In the second movement, “Intermezzo,” we are transported into a Viennese interior replete with soft purple and pink tones, geometric rhythm and flowery motifs. Three tall girls act, presumably, as sinister fates to an impassioned couple, the woman—Amandine Albisson—impetuously plunging into impressive swooning arcs in Stéphane Bullion’s embrace and bringing a great, potent pas de deux to life.

Such Intermezzo stays true to its name and leads to the “Andante,” a piece of pure classicism intended as a homage to Petipa as well as Fokine. Indeed, one could say that it is through the lens of the latter that Balanchine hereby glorifies the former. An imposing corps shelters a gentler couple, whose complicity is founded on the romantic female ideal—delicate, charming and unattainable—and it is through the solemnity of the music and of such an ensemble of revisited, Belle Epoque Sylphides, that Balanchine seems to find a way to combine the nostalgia for the fall of the Hapsburgs with his personal nostalgia for the grandiosity and the architectural beauty of classical dance in Imperial Russia. Heartbreakingly beautiful.

Last but not least, the fourth movement, “Rondo alla Zingarese,” ends the ballet—and presumably the Austro-Hungarian era—in an exhilarating, dizzying conflagration through a ravishingly impetuous folk piece. It both reminds of the passion for character dances among the bourgeois fin de siècle and introduces the most innovative elements in the ‘Balanchine method’ later developed. It is this movement that gave the audience he true stars of the evening. Alice Renavand and Josua Hoffalt both navigated through the perilous and impetuous waters of caucasian dance vibes with ease, in perfect harmony, with brilliant virtuosity and with the right degree of amusement and fierce self-mockery that allows the dancers to take the piece with the second degree that is perhaps necessary, in order to avoid turning it into a parody or a paroxysm. A splendid ending.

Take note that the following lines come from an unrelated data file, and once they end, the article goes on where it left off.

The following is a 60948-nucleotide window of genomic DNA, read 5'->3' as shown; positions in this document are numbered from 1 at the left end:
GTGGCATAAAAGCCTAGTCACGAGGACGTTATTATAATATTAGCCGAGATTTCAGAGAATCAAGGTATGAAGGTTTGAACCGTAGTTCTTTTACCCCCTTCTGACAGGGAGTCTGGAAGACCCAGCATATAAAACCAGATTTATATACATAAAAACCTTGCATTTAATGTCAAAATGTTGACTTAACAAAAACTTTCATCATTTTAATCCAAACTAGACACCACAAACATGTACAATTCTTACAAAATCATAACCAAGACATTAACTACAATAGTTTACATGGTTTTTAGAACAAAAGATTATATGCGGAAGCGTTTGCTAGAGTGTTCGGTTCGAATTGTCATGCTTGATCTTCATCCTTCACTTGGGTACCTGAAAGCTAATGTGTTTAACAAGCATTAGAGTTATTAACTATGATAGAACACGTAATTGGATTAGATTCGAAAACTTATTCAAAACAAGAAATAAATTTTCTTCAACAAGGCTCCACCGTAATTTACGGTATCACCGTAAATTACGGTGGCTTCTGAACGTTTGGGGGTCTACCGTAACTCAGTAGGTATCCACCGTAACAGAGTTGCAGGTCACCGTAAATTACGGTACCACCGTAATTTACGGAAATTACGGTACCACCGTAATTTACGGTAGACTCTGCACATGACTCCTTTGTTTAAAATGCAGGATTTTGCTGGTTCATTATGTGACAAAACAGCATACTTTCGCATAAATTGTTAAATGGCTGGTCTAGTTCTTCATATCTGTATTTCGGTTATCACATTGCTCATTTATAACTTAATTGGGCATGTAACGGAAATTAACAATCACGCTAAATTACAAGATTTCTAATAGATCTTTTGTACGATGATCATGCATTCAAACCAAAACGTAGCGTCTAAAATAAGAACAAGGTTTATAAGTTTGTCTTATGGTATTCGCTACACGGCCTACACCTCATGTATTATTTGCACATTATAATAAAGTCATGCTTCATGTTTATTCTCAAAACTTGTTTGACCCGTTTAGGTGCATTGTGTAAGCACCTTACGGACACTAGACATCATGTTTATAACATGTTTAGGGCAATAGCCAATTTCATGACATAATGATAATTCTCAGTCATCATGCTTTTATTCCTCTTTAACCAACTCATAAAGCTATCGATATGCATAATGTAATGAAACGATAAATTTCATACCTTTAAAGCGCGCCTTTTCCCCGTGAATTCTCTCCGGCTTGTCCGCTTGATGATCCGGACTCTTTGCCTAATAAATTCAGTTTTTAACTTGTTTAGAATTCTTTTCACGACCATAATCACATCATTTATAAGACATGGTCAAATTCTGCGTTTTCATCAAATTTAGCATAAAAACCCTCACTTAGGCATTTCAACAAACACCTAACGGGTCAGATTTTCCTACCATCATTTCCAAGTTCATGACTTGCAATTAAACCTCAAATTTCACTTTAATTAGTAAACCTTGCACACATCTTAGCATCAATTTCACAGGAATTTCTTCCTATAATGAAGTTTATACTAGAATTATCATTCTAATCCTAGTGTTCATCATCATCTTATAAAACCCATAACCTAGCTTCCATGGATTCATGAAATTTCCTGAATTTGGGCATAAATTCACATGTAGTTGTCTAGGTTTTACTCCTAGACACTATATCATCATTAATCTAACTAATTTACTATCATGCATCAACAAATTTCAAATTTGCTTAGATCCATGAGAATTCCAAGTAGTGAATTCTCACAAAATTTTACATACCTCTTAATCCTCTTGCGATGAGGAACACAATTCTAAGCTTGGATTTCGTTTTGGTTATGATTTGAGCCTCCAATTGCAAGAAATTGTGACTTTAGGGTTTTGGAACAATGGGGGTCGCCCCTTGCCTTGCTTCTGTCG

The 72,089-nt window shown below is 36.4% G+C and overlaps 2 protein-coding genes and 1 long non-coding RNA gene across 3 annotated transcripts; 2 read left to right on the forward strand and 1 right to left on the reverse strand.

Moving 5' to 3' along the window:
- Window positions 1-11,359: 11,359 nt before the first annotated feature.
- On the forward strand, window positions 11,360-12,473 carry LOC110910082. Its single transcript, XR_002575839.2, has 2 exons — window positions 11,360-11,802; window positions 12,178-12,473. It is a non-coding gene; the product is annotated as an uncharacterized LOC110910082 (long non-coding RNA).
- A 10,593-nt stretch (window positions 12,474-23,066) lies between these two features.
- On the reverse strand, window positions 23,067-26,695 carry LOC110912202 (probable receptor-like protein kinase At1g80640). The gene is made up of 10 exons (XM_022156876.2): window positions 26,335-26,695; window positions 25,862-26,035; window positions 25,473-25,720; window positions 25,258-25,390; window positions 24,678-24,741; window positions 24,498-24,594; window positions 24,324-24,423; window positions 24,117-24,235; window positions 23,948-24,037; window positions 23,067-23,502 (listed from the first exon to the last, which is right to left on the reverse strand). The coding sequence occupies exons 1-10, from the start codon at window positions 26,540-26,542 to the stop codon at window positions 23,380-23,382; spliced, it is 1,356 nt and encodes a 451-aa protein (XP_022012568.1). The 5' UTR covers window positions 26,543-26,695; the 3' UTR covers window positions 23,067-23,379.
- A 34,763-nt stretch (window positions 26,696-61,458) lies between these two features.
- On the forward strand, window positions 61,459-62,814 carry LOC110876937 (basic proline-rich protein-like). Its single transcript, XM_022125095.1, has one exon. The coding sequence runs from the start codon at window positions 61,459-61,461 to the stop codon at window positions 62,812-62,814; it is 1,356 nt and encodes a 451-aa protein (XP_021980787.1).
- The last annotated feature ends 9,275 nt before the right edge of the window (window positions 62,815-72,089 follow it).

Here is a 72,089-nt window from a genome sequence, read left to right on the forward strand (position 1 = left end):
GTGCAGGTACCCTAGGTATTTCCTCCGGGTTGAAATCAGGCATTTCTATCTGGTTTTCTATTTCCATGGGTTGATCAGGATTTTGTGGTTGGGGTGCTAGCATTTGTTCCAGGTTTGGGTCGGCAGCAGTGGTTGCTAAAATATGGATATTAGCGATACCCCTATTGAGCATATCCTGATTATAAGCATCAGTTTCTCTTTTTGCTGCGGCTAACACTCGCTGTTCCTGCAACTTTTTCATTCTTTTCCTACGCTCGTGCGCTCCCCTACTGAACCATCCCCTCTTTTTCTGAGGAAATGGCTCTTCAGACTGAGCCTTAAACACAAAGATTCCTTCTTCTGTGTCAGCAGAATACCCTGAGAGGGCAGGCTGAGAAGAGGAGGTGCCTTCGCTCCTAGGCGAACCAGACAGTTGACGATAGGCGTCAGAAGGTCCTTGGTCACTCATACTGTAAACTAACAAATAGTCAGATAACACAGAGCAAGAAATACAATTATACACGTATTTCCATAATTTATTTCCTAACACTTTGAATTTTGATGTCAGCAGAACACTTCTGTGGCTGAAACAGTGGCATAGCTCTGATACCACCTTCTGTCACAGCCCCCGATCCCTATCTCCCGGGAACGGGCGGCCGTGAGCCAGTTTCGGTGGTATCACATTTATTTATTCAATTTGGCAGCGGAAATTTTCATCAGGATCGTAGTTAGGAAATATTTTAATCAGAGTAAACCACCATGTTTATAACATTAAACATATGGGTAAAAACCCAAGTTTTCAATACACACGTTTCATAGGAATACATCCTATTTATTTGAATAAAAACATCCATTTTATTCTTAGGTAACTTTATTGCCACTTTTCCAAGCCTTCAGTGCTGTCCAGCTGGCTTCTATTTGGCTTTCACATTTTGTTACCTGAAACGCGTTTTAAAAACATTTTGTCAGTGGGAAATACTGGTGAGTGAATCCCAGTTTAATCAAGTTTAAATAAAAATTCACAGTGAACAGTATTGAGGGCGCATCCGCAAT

The Paris Opera production of “Brahms-Schönberg Quartet” managed to channel the many narrative layers of this Balanchine work impeccably. The costumes and the set designs by Karl Lagerfeld are the most apt, contextualised and intelligent that have ever been conceived for it. Through them, the panoply of faces and nuanced moods of an era, of womanhood and complex on-off man-woman relationships, though conjured up by the perfect synergy between the dance and the music—both evoking potent moods—is beautifully magnified and fully delivers this flavour of an inebriated, sombre-yet-rose-tinted society at the dusk of its glory.

A successful opportunity to test the limits of the Parisian company and marvel at the fact that its unrivalled elegance and leg work suits it better than any other company—NYCB included, perhaps—“Brahms-Schönberg Quartet” speaks to the dancers, visibly happy to dance it and plunge into its dense and meaningful abstractism. They will be given another chance to grow into it later this autumn. However, the enjoyment of this intelligent piece of ballet was slightly mitigated by the ‘cumulative NYCB effect’ induced by the 2015-2016 season, which is a shame.

What Millepied seems to not have understood whilst programming the 2015-2016 season is that it is not by imposing one unique set of choreographic styles to a company with a strong and eclectic identity, or far too many creations without full attention to their actual content, that such a company will be allowed to truly grow and be satisfied. While there is space for Balanchine and Robbins, there is also room for countless other, radically different choreographic voices of the past, present and future. The essence of Paris Opera Ballet has always been centred upon nurturing such vital diversity in artistic approaches. Doing the opposite risks wasting talents, delivering unsatisfactory creations and fatiguing the audience.